Kossars - I don't really like bialy's or at least I didn't until I tried theirs, really, really good.
Donut Plant - Because my appetite was not as strong as usual, I only had one dougnut here. Vanilla glaze filled with jelly. Homemade jelly made a real difference here. Excellent. Normally I would go to a place like this and eat anywhere from 4-10 dougnuts depending on how hungry I was.
Note, I was pretty full by the time I got to Kossars and when you are full, the sad fact of the matter is food does not taste quite as good as "normal" when you are hungry, so you must keep in mind that I am probably underrating everything after kossars somewhat.
I then went to Gus's - 2 pickes for a buck. I thought they were slightly better than the sour's I had @ Katz's. I started taking them out of the bag while on line at...
Il lab - OK by this time I was full. My body temperature was probably at around 100 in a vain attempt to burn off the food and I started sweating while I was eating Gus's pickles on line.
Two guys were behind me and they were talking about the similarites in the genetic makeup of pigs and humans. I found this deliciously ironic, considering that despite being stuffed and sweating, I am eating sour pickles and standing on line to get gelatto. I guess some people are more similar to pigs than others :).
It was very late in the afternoon so unfortunately no chocolate left. I took a large cup ( see those guys were right :) ). Pinapple sorbet (very good but the worst of it) and a cup of vanilla, strawberry and rice flavors. The gelatto was amazing and I can no longer say that Otto's oo gelatto is the best.
For sure, the rice was even better (the best way to describe it is it is somewhat similar but better than the best rice pudding you ever had). The vanilla and strawberry were of better quality than the gelatto at Otto but I was unable to tell which I would have rather had without comparing them closer in time and hunger level.
For me to say this about anything considering how stuffed I was at this point means that Il lab is truly a special place. I was frankly shocked at how much I enjoyed it so I decided to end the tour on that high note.
Thanks RGR for your great idea. It was really special and I got to know a part of town I had very little familiarity with too to boot.
Thanks so much for your excellent detailed report! Needless to say -- but I'll say it anyway -- I'm always thrilled when someone says they enjoyed my tour. :-)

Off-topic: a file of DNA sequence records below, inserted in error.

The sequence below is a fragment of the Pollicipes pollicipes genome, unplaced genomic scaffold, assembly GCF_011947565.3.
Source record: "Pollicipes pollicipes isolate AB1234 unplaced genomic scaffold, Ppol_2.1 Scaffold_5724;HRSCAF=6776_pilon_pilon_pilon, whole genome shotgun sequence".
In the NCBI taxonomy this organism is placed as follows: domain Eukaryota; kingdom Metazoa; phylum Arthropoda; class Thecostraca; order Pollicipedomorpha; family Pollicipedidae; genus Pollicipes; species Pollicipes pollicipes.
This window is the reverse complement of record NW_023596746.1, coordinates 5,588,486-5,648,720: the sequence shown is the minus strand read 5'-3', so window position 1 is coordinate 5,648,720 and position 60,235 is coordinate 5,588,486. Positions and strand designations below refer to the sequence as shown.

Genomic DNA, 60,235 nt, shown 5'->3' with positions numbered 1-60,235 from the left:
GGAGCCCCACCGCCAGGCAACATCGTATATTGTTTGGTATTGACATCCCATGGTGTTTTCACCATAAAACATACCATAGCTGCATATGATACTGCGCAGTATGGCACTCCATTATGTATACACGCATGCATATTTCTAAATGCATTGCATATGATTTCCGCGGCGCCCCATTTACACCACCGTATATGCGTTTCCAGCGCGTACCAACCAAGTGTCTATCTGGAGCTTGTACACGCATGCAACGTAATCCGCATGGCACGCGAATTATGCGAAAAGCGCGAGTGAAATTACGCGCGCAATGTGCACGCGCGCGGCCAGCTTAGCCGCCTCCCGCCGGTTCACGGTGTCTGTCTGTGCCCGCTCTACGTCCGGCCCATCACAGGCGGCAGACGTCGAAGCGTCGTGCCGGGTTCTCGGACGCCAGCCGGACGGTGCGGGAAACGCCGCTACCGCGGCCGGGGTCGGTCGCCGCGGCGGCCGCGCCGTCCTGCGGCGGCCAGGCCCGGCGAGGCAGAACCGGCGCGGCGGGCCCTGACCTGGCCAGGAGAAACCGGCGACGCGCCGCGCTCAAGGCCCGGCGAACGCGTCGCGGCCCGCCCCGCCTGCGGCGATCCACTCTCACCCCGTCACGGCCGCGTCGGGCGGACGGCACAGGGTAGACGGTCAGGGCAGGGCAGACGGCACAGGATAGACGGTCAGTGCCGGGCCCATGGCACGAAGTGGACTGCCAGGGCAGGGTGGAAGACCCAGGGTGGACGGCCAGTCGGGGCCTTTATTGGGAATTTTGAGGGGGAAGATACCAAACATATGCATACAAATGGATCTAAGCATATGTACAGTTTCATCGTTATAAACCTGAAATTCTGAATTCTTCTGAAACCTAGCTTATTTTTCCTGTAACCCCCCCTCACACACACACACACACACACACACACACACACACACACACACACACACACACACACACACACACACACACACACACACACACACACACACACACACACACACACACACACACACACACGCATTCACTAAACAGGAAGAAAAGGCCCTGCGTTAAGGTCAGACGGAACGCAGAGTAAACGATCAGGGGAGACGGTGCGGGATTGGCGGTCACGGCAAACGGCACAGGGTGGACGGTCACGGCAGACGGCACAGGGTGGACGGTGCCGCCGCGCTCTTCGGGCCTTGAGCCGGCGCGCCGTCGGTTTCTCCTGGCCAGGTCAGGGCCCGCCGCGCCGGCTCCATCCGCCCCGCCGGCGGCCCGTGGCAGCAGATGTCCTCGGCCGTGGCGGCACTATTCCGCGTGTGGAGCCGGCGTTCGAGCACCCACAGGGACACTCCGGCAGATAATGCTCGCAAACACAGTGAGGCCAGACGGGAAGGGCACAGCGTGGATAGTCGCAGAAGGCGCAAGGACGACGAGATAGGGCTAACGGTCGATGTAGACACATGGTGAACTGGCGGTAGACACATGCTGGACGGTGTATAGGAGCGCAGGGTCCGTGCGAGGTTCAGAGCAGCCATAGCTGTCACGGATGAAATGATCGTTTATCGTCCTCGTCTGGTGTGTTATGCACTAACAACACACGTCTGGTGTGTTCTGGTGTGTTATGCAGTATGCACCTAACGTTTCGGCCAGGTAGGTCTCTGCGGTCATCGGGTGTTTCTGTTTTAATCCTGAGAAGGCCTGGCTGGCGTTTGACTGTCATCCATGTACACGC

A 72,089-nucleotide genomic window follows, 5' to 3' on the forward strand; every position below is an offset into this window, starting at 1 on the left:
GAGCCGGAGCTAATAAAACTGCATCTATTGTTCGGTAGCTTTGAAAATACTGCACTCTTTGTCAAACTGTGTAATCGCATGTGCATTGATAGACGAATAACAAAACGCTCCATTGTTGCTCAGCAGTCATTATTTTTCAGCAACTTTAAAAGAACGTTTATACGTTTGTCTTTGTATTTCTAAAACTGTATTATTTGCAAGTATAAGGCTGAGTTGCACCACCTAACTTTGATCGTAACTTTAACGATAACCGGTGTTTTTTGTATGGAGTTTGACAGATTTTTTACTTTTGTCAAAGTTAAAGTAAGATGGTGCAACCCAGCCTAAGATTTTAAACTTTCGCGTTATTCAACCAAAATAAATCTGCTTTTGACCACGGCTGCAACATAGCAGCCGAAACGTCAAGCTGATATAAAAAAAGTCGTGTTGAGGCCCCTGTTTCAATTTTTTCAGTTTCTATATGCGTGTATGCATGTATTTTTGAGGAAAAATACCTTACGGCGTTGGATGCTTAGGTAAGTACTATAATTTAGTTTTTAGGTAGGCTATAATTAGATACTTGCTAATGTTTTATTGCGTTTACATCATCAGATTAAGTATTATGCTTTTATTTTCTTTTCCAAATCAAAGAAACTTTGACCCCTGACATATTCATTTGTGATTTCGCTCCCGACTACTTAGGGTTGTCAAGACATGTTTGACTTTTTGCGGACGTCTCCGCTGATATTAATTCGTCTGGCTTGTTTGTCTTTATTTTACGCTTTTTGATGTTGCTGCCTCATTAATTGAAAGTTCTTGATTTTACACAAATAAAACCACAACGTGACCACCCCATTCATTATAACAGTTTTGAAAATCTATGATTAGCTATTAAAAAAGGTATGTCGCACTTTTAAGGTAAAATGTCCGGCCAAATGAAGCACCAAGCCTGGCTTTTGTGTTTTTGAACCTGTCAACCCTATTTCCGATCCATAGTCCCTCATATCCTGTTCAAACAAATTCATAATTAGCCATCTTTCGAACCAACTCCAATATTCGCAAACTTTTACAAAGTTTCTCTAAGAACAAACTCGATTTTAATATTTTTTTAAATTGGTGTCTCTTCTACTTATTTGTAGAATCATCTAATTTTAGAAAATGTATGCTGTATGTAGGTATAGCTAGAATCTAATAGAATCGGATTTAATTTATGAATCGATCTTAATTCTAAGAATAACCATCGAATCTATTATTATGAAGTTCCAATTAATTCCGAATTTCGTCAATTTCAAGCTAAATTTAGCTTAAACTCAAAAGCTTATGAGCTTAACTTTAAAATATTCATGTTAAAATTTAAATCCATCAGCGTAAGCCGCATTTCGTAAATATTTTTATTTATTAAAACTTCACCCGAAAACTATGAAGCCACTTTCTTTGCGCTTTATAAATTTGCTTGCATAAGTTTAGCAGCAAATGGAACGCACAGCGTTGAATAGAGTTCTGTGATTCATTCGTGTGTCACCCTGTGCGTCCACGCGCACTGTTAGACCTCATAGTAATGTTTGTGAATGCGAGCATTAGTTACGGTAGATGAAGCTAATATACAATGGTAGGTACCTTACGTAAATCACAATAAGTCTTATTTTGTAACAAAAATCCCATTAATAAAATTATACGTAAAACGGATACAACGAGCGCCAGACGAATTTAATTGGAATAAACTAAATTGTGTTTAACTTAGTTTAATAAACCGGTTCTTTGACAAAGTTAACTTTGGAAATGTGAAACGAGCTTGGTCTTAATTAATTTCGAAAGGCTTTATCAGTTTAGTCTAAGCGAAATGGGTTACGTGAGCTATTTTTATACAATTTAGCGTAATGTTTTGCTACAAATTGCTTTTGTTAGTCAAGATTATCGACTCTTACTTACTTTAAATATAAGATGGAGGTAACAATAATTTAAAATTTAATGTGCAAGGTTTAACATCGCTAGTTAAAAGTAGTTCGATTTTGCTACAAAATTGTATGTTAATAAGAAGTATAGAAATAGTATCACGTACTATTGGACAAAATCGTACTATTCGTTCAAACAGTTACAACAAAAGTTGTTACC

I basically arranged it geographically. But I've never thought of it as set in stone, so people are free to arrange it any way that suits them. I do think it helps if you do the tour with at least one other person so you can share everything. Otherwise, as you found out, you end up stuffed to the proverbial gills! lol
Glad you had a great weekend in NYC and that you got home safely. Come back soon! :-)
-tuna salad with sliced egg sandwich or Slow Roasted Pork sandwich at Bouchon Bakery (Time Warner Center)?
-or pull pork sandwich at Gramercy Tavern (Bar)?
-or Pork Buns or Banh Mi at Momofuku Ssam Bar (as suggested by kathryn)?
- or Porchetta sandwich at Centovini?
- or a quick bit of ham and fried egg sandwich with gorganzola cheese at wichcraft?
- last but not least, ice-cream sandwich at Otto?
Tartine of Slow Roasted Pork on Pain de Campagne spiced pulled pork shoulder, whole grain mustard, braised red cabbage and shaved Fuji apple
Sorry for the confusion! The "Tartine of Slow Roasted Pork on Pain de Campagne spiced pulled pork shoulder, whole grain mustard, braised red cabbage and shaved Fuji apple" was the description of the pork sandwich that I had at Bouchon Bakery. I didn't remember exactly what kind of pork was in the my sandwich, so I looked it up on the internet. Now the description really triggers my craving for that sandwich!
Whenever I am in the mood for a sandwich (or burger) I head to Bar 89,89 Mercer Street in SoHo. I haven't tried any of the pork sandwiches, but the Country Cousin, Tuna, BLT and Grilled Cheese are great. So are the appetizers! Affordable, except for the drinks, which are large and potent!